Kim Jong-un sends North Koreans to gulag for using his newspaper for cigarettes

Kim Jong-un is reportedly sending North Koreans to the gulag for using newspaper clippings as rolling paper for cigarettes.

The Rodong Sinmun is a daily propaganda paper that regularly features snaps of the dictator and pro-Party messaging.

However residents of the secretive nation have reportedly been using the rag's pages as makeshift coating for their tobacco, to wrap up food such as bread and sweets, and even as wallpaper.

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Now Kim Jong-un's regime is understood to be sending people selling the paper to labour camps, claiming the "highest dignity" of the publication is being disrespected.

Director of the Committee for Human Rights in North Korea Greg Scarlatoiu said: "Cigarette rolling paper is very scarce in North Korea, so people often use newspaper scraps to roll up their cigarettes.

"Over the years, there have been credible reports of people who were sent to a camp because they rolled up their tobacco in newspaper scraps containing pictures of the Kims."

Scarlatoiu added "very credible sources" had confirmed selling copies of the paper was also an offence in North Korea and could land vendors in hot water.

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Meanwhile a source in South Pyongan Province told Radio Free Asia (RFA) two women had been arrested on Saturday (August 12) after they were caught selling the publication for unofficial uses.

"Two traders who secretly sold Rodong Sinmun to a rice cake vendor and a tobacco vendor in the marketplace were cracked down by a police officer in plain clothes," the insider said.

"I was told that the authorities would treat residents imprisoned in the detention centre for selling the party’s newspaper as anti-socialist.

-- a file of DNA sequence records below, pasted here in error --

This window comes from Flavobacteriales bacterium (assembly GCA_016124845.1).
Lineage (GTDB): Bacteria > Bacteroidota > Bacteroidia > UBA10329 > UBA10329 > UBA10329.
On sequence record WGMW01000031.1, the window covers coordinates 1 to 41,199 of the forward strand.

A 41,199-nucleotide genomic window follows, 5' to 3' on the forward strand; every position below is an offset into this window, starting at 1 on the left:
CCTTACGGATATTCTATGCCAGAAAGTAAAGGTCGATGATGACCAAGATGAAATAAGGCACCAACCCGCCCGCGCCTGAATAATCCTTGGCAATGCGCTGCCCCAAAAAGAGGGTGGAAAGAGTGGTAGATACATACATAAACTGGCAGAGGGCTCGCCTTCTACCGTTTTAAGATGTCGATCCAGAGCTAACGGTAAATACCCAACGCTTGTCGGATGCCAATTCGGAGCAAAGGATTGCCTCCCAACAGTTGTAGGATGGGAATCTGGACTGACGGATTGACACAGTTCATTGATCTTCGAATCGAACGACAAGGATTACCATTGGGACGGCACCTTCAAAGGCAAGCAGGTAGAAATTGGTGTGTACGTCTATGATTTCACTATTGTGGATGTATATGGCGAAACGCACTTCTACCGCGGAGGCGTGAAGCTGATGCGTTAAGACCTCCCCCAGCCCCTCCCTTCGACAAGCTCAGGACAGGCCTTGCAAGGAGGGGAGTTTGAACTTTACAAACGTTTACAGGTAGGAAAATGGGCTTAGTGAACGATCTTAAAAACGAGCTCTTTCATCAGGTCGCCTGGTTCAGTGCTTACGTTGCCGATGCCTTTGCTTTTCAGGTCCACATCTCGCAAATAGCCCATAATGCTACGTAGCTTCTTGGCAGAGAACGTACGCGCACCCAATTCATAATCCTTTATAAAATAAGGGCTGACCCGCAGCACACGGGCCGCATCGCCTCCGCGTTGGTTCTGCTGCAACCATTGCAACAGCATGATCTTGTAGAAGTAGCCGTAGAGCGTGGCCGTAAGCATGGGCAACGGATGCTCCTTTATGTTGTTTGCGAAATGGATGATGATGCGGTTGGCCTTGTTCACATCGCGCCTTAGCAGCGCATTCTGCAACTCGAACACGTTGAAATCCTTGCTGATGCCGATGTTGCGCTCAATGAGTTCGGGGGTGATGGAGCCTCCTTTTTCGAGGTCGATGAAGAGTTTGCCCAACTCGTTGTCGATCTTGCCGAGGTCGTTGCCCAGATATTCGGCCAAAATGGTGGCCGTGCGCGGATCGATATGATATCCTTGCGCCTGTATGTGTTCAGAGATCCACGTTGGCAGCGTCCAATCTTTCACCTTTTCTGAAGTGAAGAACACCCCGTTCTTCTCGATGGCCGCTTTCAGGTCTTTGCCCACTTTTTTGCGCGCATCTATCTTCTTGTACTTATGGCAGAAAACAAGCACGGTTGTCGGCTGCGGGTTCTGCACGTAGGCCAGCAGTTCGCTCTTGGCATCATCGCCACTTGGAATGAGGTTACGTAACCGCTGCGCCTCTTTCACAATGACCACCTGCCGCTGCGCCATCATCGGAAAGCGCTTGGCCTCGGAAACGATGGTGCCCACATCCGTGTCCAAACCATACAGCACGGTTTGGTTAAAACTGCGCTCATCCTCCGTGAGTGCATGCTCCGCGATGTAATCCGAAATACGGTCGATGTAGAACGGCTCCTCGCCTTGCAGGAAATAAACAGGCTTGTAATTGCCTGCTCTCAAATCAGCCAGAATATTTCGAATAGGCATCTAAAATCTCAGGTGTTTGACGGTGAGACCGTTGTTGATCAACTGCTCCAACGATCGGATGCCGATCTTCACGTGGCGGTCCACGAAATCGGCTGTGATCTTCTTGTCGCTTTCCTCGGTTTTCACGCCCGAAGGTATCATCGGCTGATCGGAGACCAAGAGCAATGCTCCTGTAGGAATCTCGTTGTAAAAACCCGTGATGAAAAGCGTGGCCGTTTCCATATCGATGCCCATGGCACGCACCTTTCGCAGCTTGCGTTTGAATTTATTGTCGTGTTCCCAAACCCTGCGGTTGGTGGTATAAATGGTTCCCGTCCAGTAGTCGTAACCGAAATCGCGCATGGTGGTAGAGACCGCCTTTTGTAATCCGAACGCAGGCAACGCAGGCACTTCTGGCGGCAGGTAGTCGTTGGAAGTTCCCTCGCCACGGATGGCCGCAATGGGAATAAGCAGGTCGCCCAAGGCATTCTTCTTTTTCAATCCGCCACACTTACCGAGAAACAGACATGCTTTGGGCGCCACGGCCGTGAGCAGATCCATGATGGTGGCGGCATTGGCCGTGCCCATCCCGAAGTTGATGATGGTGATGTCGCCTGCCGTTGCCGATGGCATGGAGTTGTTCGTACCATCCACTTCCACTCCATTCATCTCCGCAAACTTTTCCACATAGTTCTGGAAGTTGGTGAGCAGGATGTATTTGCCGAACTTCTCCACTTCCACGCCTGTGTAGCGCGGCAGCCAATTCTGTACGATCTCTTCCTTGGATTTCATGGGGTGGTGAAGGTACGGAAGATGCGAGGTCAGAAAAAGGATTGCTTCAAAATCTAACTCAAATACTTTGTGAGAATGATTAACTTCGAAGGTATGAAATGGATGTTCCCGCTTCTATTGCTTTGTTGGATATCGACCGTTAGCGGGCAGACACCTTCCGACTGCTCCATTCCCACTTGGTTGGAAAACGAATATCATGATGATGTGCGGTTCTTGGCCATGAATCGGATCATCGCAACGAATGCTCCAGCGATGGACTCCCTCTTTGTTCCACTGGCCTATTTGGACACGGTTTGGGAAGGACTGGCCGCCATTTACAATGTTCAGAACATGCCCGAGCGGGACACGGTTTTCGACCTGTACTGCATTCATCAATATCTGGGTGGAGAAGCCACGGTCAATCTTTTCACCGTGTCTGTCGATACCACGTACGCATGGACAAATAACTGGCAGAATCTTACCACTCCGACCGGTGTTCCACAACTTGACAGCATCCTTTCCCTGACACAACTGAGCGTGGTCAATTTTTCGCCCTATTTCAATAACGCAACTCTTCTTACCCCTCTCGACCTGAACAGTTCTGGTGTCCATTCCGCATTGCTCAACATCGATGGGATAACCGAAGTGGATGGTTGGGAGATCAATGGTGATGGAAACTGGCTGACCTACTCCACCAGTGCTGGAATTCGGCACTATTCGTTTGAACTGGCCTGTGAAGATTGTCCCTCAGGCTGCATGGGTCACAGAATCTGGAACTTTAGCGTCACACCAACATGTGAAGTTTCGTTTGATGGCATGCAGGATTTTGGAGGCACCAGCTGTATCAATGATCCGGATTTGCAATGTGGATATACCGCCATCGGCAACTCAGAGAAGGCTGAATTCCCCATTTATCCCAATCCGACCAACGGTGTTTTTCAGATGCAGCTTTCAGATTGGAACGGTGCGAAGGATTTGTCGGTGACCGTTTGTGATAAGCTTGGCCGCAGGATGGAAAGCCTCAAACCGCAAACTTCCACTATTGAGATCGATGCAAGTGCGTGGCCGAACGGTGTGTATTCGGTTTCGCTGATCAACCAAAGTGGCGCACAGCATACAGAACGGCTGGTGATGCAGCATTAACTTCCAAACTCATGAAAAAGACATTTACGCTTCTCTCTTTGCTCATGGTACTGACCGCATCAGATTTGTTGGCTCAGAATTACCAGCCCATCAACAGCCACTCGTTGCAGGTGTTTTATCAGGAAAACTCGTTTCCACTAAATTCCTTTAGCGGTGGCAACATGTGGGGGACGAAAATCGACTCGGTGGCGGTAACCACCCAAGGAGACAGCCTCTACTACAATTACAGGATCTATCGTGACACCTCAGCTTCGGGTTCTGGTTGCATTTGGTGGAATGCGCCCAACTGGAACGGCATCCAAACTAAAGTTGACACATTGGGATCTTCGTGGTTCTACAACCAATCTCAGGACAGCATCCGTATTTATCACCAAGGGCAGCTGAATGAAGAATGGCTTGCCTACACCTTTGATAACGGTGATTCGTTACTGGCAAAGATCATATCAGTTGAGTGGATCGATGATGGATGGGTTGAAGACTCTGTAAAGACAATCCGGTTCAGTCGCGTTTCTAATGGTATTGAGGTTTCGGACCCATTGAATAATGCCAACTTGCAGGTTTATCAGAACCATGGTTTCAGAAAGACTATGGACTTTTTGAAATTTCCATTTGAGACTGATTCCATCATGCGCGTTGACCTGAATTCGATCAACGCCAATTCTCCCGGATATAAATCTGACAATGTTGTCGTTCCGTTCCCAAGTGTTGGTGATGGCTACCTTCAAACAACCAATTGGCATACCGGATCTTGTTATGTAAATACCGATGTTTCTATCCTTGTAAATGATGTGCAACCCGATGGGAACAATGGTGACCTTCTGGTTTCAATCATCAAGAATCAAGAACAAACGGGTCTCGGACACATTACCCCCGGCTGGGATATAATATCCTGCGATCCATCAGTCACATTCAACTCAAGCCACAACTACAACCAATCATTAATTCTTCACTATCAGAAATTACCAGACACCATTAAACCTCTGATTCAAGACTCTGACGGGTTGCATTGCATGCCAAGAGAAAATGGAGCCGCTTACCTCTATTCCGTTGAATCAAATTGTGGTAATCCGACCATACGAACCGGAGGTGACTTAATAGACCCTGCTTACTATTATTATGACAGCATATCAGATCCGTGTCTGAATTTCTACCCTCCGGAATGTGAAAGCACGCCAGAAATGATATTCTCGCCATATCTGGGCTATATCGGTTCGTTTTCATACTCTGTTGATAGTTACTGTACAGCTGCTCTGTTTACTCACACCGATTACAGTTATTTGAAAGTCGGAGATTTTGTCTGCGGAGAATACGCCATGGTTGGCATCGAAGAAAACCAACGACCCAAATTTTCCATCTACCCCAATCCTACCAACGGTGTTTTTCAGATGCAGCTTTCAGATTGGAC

"They would be imprisoned in a labour camp for one to two years," they continued, adding the "intensive" new policy had been introduced as the paper features "the highest dignity activities and party policies."

They added a kilo of shredded newspaper in the provincial capital of Pyongseong could be sold for about 5,000 won – while the average monthly salary nationwide is between 5,000 and 10,000 won, according to a 2022 NK News article.

Another source in North Hwanghae Province in the south of the country told the radio station North Korean authorities had raided paper stalls in Sariwon market, looking for the Rodong Sinmun.

They said old copies of the paper are meant to be gathered up monthly and sent back to the print works to be reused.

However they added some were intercepted and sold back to civilians unofficially.

Scarlatoiu said access to the Rodong Sinmun is considered a "privilege" in North Korea and those who get their hands on it are supposed to read it to others at their workplaces or at weekly indoctrination sessions.

In the nation's capital, Pyongyang, pages of the publication are framed in display cases on metro platforms for commuters to read on their journeys.

Copies are thought to be valued so highly that politicians can reportedly even be punished if they don't protect them.

Scarlatoiu added: "Perhaps cash-strapped officials saw that copies of the Rodong Sinmun had been gathering dust in storage for years, if not for decades.

"And they came up with the idea to make a quick buck by selling them to rice, candy, and tobacco vendors to be used as wrapping paper or cigarette rolling paper, while clearing storage space.

"How serious an offence is this in North Korea? Very serious.

"This is the kind of offence that could land local officials in serious trouble, including demotion, expulsion from the party, or even imprisonment in a camp."

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